Detection of subclonal L1 transductions in colorectal cancer by long-distance inverse-PCR and Nanopore sequencing

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    Long interspersed nuclear elements-1 (L1s) are a large family of retrotransposons. Retrotransposons are repetitive sequences that are capable of autonomous mobility via a copy-and-paste mechanism. In most copy events, only the L1 sequence is inserted, however, they can also mobilize the flanking non-repetitive region by a process known as 3' transduction. L1 insertions can contribute to genome plasticity and cause potentially tumorigenic genomic instability. However, detecting the activity of a particular source L1 and identifying new insertions stemming from it is a challenging task with current methodological approaches. We developed a long-distance inverse PCR (LDI-PCR) based approach to monitor the mobility of active L1 elements based on their 3' transduction activity. LDI-PCR requires no prior knowledge of the insertion target region. By applying LDI-PCR in conjunction with Nanopore sequencing (Oxford Nanopore Technologies) on one L1 reported to be particularly active in human cancer genomes, we detected 14 out of 15 3' transductions previously identified by whole genome sequencing in two different colorectal tumour samples. In addition we discovered 25 novel highly subclonal insertions. Furthermore, the long sequencing reads produced by LDI-PCR/Nanopore sequencing enabled the identification of both the 5' and 3' junctions and revealed detailed insertion sequence information.Peer reviewe

    Transposable elements in the mammalian embryo: pioneers surviving through stealth and service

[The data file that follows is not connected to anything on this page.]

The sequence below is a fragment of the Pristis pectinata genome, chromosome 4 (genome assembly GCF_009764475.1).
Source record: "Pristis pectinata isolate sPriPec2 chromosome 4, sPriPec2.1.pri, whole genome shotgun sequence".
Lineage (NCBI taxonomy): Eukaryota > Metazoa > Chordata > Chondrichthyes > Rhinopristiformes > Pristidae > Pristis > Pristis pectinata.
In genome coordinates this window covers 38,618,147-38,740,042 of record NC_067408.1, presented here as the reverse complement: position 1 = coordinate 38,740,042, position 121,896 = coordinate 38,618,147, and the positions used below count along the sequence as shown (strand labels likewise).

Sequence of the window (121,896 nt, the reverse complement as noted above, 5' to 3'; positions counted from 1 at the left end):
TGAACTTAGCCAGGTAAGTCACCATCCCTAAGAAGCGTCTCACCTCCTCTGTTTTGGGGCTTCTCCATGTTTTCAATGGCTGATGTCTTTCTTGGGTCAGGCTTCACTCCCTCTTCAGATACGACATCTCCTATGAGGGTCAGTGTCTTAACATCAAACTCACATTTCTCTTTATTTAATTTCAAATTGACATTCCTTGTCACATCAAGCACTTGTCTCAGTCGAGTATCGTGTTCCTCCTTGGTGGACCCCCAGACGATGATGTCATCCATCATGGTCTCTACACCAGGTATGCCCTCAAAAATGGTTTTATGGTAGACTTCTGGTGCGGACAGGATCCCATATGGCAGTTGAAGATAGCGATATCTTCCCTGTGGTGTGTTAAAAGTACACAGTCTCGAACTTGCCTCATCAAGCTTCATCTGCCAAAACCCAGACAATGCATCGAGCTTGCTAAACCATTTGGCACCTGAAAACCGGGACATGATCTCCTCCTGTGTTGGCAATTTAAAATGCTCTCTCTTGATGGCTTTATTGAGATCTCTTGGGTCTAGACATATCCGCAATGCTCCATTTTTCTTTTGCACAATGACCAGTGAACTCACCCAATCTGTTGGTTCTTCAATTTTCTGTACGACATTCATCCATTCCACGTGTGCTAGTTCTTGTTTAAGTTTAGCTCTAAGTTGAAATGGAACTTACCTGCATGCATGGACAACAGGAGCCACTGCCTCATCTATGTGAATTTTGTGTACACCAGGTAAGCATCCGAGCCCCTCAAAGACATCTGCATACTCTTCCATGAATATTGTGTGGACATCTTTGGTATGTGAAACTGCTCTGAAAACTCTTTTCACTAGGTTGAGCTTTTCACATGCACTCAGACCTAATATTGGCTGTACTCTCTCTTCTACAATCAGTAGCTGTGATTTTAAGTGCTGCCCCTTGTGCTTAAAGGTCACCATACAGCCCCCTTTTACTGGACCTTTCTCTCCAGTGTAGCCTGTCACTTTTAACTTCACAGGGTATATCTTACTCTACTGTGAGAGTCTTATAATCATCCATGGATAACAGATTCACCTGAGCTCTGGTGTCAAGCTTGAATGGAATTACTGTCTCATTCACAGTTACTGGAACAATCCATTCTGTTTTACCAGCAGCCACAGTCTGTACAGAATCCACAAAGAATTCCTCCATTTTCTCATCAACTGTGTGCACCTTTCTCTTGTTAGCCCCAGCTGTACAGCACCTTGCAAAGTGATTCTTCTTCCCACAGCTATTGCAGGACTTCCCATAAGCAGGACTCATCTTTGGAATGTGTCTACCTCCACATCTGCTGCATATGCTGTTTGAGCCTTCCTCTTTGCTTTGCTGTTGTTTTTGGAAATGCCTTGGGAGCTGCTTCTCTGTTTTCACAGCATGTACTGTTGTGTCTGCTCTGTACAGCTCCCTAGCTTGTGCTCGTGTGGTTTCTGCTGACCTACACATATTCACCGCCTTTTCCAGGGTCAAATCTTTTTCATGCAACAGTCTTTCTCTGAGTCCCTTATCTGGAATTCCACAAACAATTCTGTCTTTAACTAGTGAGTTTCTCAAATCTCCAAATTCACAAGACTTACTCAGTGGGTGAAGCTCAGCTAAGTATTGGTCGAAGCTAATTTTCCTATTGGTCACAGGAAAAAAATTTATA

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    Extensive somatic L1 retrotransposition in colorectal tumors

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    L1 retrotransposons comprise 17% of the human genome and are its only autonomous mobile elements. Although L1-induced insertional mutagenesis causes Mendelian disease, their mutagenic load in cancer has been elusive. Using L1-targeted resequencing of 16 colorectal tumor and matched normal DNAs, we found that certain cancers were excessively mutagenized by human-specific L1s, while no verifiable insertions were present in normal tissues. We confirmed de novo L1 insertions in malignancy by both validating and sequencing 69/107 tumor-specific insertions and retrieving both 5′ and 3′ junctions for 35. In contrast to germline polymorphic L1s, all insertions were severely 5′ truncated. Validated insertion numbers varied from up to 17 in some tumors to none in three others, and correlated with the age of the patients. Numerous genes with a role in tumorigenesis were targeted, including ODZ3, ROBO2, PTPRM, PCM1, and CDH11. Thus, somatic retrotransposition may play an etiologic role in colorectal cancer